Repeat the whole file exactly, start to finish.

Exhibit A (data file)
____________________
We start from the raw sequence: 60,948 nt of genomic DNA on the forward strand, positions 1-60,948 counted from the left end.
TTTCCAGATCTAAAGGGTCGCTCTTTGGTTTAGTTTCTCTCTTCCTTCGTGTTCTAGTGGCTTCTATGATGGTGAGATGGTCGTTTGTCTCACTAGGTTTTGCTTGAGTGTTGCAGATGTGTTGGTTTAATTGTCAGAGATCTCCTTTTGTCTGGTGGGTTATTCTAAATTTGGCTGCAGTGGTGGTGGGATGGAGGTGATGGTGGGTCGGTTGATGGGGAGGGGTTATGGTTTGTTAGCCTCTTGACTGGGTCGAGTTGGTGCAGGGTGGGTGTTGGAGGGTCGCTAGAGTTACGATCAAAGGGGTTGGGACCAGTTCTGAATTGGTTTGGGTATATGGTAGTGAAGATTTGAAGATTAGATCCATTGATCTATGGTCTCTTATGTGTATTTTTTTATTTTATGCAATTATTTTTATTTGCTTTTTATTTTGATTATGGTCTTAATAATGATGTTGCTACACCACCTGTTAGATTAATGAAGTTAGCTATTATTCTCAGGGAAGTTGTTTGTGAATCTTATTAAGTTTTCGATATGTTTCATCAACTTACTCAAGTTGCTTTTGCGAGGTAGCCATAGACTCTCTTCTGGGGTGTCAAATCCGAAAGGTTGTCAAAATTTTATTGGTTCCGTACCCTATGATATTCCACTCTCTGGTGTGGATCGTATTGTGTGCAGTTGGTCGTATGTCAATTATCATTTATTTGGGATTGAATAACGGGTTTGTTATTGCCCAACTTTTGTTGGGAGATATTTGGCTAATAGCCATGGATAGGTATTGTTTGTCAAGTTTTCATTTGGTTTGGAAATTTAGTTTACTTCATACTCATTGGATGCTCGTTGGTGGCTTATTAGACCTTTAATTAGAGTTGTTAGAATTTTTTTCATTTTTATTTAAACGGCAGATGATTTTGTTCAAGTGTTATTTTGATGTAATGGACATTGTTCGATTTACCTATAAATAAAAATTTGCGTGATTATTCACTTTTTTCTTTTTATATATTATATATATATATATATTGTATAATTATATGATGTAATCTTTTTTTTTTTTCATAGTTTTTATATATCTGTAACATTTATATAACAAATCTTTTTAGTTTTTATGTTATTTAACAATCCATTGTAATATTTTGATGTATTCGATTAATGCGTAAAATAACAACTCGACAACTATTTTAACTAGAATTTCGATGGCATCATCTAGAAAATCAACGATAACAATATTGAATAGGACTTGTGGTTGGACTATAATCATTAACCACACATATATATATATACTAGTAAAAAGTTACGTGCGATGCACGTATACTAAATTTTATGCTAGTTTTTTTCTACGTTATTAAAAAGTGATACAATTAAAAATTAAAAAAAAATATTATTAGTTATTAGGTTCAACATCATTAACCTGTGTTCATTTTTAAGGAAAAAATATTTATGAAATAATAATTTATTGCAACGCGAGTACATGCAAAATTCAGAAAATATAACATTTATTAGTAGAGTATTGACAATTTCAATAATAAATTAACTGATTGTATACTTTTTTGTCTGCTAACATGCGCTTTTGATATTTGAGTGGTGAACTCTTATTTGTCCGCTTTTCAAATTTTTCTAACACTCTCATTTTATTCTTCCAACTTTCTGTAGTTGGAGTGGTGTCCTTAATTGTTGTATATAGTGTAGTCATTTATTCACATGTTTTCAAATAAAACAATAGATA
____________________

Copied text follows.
We start from the raw sequence: 60,948 nt of genomic DNA on the forward strand, positions 1-60,948 counted from the left end.
TTTCCAGATCTAAAGGGTCGCTCTTTGGTTTAGTTTCTCTCTTCCTTCGTGTTCTAGTGGCTTCTATGATGGTGAGATGGTCGTTTGTCTCACTAGGTTTTGCTTGAGTGTTGCAGATGTGTTGGTTTAATTGTCAGAGATCTCCTTTTGTCTGGTGGGTTATTCTAAATTTGGCTGCAGTGGTGGTGGGATGGAGGTGATGGTGGGTCGGTTGATGGGGAGGGGTTATGGTTTGTTAGCCTCTTGACTGGGTCGAGTTGGTGCAGGGTGGGTGTTGGAGGGTCGCTAGAGTTACGATCAAAGGGGTTGGGACCAGTTCTGAATTGGTTTGGGTATATGGTAGTGAAGATTTGAAGATTAGATCCATTGATCTATGGTCTCTTATGTGTATTTTTTTATTTTATGCAATTATTTTTATTTGCTTTTTATTTTGATTATGGTCTTAATAATGATGTTGCTACACCACCTGTTAGATTAATGAAGTTAGCTATTATTCTCAGGGAAGTTGTTTGTGAATCTTATTAAGTTTTCGATATGTTTCATCAACTTACTCAAGTTGCTTTTGCGAGGTAGCCATAGACTCTCTTCTGGGGTGTCAAATCCGAAAGGTTGTCAAAATTTTATTGGTTCCGTACCCTATGATATTCCACTCTCTGGTGTGGATCGTATTGTGTGCAGTTGGTCGTATGTCAATTATCATTTATTTGGGATTGAATAACGGGTTTGTTATTGCCCAACTTTTGTTGGGAGATATTTGGCTAATAGCCATGGATAGGTATTGTTTGTCAAGTTTTCATTTGGTTTGGAAATTTAGTTTACTTCATACTCATTGGATGCTCGTTGGTGGCTTATTAGACCTTTAATTAGAGTTGTTAGAATTTTTTTCATTTTTATTTAAACGGCAGATGATTTTGTTCAAGTGTTATTTTGATGTAATGGACATTGTTCGATTTACCTATAAATAAAAATTTGCGTGATTATTCACTTTTTTCTTTTTATATATTATATATATATATATATTGTATAATTATATGATGTAATCTTTTTTTTTTTTCATAGTTTTTATATATCTGTAACATTTATATAACAAATCTTTTTAGTTTTTATGTTATTTAACAATCCATTGTAATATTTTGATGTATTCGATTAATGCGTAAAATAACAACTCGACAACTATTTTAACTAGAATTTCGATGGCATCATCTAGAAAATCAACGATAACAATATTGAATAGGACTTGTGGTTGGACTATAATCATTAACCACACATATATATATATACTAGTAAAAAGTTACGTGCGATGCACGTATACTAAATTTTATGCTAGTTTTTTTCTACGTTATTAAAAAGTGATACAATTAAAAATTAAAAAAAAATATTATTAGTTATTAGGTTCAACATCATTAACCTGTGTTCATTTTTAAGGAAAAAATATTTATGAAATAATAATTTATTGCAACGCGAGTACATGCAAAATTCAGAAAATATAACATTTATTAGTAGAGTATTGACAATTTCAATAATAAATTAACTGATTGTATACTTTTTTGTCTGCTAACATGCGCTTTTGATATTTGAGTGGTGAACTCTTATTTGTCCGCTTTTCAAATTTTTCTAACACTCTCATTTTATTCTTCCAACTTTCTGTAGTTGGAGTGGTGTCCTTAATTGTTGTATATAGTGTAGTCATTTATTCACATGTTTTCAAATAAAACAATAGATA